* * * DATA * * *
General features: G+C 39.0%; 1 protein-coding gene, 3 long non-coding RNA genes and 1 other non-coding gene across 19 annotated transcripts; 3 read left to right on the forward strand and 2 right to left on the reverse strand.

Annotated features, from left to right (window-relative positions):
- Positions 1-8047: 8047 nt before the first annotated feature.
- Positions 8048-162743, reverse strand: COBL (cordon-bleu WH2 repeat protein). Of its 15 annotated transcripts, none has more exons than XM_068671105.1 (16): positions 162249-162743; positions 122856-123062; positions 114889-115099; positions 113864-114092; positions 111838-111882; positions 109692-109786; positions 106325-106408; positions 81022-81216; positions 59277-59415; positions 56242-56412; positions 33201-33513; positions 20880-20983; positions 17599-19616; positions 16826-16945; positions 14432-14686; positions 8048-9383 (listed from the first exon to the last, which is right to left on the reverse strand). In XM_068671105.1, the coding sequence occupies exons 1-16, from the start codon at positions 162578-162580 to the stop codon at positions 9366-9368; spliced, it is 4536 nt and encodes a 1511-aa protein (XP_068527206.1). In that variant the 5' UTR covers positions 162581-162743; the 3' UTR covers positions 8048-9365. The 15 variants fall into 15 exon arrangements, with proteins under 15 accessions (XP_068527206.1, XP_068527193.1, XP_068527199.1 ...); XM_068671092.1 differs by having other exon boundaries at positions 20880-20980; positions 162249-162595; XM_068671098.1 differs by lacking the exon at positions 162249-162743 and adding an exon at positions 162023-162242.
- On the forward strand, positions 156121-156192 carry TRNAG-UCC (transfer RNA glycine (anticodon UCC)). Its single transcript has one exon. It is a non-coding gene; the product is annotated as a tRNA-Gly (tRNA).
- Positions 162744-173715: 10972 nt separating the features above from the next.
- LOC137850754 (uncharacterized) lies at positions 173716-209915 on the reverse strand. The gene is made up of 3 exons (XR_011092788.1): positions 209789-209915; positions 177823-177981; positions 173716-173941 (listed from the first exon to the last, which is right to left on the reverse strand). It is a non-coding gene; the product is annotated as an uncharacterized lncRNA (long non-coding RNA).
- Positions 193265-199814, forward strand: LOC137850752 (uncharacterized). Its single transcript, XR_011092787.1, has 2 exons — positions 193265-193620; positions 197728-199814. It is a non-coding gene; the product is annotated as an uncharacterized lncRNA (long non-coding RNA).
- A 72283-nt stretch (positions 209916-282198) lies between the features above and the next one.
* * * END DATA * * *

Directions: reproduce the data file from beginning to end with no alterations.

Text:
General features: G+C 39.0%; 1 protein-coding gene, 3 long non-coding RNA genes and 1 other non-coding gene across 19 annotated transcripts; 3 read left to right on the forward strand and 2 right to left on the reverse strand.

Annotated features, from left to right (window-relative positions):
- Positions 1-8047: 8047 nt before the first annotated feature.
- Positions 8048-162743, reverse strand: COBL (cordon-bleu WH2 repeat protein). Of its 15 annotated transcripts, none has more exons than XM_068671105.1 (16): positions 162249-162743; positions 122856-123062; positions 114889-115099; positions 113864-114092; positions 111838-111882; positions 109692-109786; positions 106325-106408; positions 81022-81216; positions 59277-59415; positions 56242-56412; positions 33201-33513; positions 20880-20983; positions 17599-19616; positions 16826-16945; positions 14432-14686; positions 8048-9383 (listed from the first exon to the last, which is right to left on the reverse strand). In XM_068671105.1, the coding sequence occupies exons 1-16, from the start codon at positions 162578-162580 to the stop codon at positions 9366-9368; spliced, it is 4536 nt and encodes a 1511-aa protein (XP_068527206.1). In that variant the 5' UTR covers positions 162581-162743; the 3' UTR covers positions 8048-9365. The 15 variants fall into 15 exon arrangements, with proteins under 15 accessions (XP_068527206.1, XP_068527193.1, XP_068527199.1 ...); XM_068671092.1 differs by having other exon boundaries at positions 20880-20980; positions 162249-162595; XM_068671098.1 differs by lacking the exon at positions 162249-162743 and adding an exon at positions 162023-162242.
- On the forward strand, positions 156121-156192 carry TRNAG-UCC (transfer RNA glycine (anticodon UCC)). Its single transcript has one exon. It is a non-coding gene; the product is annotated as a tRNA-Gly (tRNA).
- Positions 162744-173715: 10972 nt separating the features above from the next.
- LOC137850754 (uncharacterized) lies at positions 173716-209915 on the reverse strand. The gene is made up of 3 exons (XR_011092788.1): positions 209789-209915; positions 177823-177981; positions 173716-173941 (listed from the first exon to the last, which is right to left on the reverse strand). It is a non-coding gene; the product is annotated as an uncharacterized lncRNA (long non-coding RNA).
- Positions 193265-199814, forward strand: LOC137850752 (uncharacterized). Its single transcript, XR_011092787.1, has 2 exons — positions 193265-193620; positions 197728-199814. It is a non-coding gene; the product is annotated as an uncharacterized lncRNA (long non-coding RNA).
- A 72283-nt stretch (positions 209916-282198) lies between the features above and the next one.